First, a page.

The judge’s full opinion in Commisioner of Minnesota Dept. of Ag v. Mike Hartmann et al. is the kind of read that makes you wish that the feds and state governments took more seriously the notion of criminally prosecuting the worst offenders of food safety laws.  If this is a biased opinion, it’s only because of the sorry way that the Hartmann Dairy has handled itself since their current round of problems began last spring (their license to operate as a Grade A dairy was revoked in 2001 for insanitary conditions).  Remember the response to the announcement that Hartmann products had been implicated in an E. coli O157:H7 outbreak that sickened 8, caused 4 hospitalizations, and one case of HUS last spring?  Deny, Deny, Deny; God and Constitution both give me the right to produce a lethal product; and the State of Minnesota Departments of Agriculture and Health (which, unfortunately for Mr. Hartmann, happen to be among the best in the world at this stuff), got it all wrong.  Actually, here is what he said back on June 8:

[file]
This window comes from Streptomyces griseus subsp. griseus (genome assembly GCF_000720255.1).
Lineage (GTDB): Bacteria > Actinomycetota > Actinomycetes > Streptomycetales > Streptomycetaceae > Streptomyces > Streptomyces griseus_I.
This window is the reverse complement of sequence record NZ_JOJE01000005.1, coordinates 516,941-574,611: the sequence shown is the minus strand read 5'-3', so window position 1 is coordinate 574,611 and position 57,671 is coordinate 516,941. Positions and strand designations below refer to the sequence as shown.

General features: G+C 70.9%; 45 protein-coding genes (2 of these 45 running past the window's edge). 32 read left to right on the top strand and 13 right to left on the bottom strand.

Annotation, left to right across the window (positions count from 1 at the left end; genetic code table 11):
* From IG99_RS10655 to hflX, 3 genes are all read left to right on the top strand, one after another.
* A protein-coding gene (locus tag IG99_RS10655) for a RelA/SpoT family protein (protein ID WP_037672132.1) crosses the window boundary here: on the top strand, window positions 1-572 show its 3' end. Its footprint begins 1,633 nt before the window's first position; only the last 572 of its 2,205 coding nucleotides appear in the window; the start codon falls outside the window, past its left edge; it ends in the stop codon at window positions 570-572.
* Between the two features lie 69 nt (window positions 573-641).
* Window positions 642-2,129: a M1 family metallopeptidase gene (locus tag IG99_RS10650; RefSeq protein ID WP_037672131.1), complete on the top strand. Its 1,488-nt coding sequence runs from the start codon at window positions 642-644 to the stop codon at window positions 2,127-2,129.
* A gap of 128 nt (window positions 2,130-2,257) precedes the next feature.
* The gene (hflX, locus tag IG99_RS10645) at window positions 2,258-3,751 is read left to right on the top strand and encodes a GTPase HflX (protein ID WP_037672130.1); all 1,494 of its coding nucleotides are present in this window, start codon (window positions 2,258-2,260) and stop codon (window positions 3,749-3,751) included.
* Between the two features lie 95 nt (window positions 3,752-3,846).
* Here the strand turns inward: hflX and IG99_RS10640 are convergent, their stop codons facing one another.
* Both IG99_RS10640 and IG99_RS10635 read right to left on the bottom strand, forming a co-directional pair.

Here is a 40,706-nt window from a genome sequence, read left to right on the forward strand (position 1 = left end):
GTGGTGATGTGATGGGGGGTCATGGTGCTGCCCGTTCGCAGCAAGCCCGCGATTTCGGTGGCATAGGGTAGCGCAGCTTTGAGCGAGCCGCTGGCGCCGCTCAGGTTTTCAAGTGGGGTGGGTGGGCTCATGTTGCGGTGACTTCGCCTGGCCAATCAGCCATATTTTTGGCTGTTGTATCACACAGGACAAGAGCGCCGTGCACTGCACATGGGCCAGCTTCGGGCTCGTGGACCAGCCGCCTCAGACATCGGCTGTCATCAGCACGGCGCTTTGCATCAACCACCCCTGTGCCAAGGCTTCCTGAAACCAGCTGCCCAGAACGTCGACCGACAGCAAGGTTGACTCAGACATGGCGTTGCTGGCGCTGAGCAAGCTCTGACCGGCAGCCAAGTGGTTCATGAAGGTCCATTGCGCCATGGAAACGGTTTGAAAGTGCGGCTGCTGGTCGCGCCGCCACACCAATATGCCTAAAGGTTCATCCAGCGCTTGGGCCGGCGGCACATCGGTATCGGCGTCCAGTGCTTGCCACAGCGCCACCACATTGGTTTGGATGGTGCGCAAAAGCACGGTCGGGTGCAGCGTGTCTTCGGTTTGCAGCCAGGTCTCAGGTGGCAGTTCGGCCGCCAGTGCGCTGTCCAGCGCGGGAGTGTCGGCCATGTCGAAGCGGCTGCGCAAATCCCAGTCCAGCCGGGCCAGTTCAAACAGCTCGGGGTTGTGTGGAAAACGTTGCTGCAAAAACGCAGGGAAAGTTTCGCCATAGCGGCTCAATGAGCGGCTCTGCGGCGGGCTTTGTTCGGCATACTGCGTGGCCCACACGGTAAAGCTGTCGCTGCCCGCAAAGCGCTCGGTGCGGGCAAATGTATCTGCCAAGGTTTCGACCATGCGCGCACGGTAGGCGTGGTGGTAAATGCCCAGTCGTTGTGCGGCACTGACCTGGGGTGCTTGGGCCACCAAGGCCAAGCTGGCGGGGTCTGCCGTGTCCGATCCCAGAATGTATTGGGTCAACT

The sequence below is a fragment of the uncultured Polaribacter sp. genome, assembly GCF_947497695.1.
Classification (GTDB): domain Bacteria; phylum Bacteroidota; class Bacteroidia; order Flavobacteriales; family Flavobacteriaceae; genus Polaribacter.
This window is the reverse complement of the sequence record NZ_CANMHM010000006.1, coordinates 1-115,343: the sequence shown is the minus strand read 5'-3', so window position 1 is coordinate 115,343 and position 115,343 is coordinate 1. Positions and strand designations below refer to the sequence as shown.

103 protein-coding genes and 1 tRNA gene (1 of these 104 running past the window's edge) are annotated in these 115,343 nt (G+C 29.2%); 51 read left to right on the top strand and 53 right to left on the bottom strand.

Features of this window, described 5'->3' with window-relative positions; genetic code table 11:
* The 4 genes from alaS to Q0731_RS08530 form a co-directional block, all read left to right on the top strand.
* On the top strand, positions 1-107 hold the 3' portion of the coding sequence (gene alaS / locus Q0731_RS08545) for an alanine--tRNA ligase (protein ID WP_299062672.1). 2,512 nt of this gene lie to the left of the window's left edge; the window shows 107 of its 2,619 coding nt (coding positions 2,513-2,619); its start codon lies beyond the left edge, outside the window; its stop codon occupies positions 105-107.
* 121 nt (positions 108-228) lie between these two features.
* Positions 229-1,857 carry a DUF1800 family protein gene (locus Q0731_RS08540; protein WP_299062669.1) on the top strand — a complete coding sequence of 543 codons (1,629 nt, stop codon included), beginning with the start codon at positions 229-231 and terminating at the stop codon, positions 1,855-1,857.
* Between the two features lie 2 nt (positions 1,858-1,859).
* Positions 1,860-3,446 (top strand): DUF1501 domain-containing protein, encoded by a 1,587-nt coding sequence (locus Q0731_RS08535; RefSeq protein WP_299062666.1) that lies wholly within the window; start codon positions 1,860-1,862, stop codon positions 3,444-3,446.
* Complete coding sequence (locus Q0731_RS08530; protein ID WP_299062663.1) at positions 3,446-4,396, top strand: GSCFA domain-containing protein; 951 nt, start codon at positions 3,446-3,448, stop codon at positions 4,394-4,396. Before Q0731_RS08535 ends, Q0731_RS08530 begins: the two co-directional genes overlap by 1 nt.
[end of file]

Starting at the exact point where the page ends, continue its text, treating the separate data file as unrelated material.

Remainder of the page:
"As of today, there is no evidence of any harmful bacteria in any raw milk, cheese, meat or other product sampled from the Hartmann Farm.  The State has engaged in a serious regulatory and potentially criminal action in a grossly negligent manner with total disregard for the defamatory content of their media campaign."

See Hartmann Dairy’s typically raw-milkian PR blunder.  They saved the Constitutional argument for the Court, which roundly rejected it.

Then comes the Hartmann trial, where he has his "day in court," complete with the right to present his own evidence and to challenge the state’s.  In reading the opinion, one will struggle to find one thing that the judge found remotely credible about Hartmann’s case.  Due Process is important, but what a waste of time and energy, not to mention scarce resources, for the State of Minnesota to have to spend a year of its existence proving its case that Hartmann’s products shouldn’t be available for kids to consume.  Also good commentary on the constitutional arguments often so carelessly espoused by certain raw dairy proponents, who don’t understand the constituitonal authority that states have to act in defense of public safety, particularly where the asserted right being violated is not one historically accorded a whole lot of weight.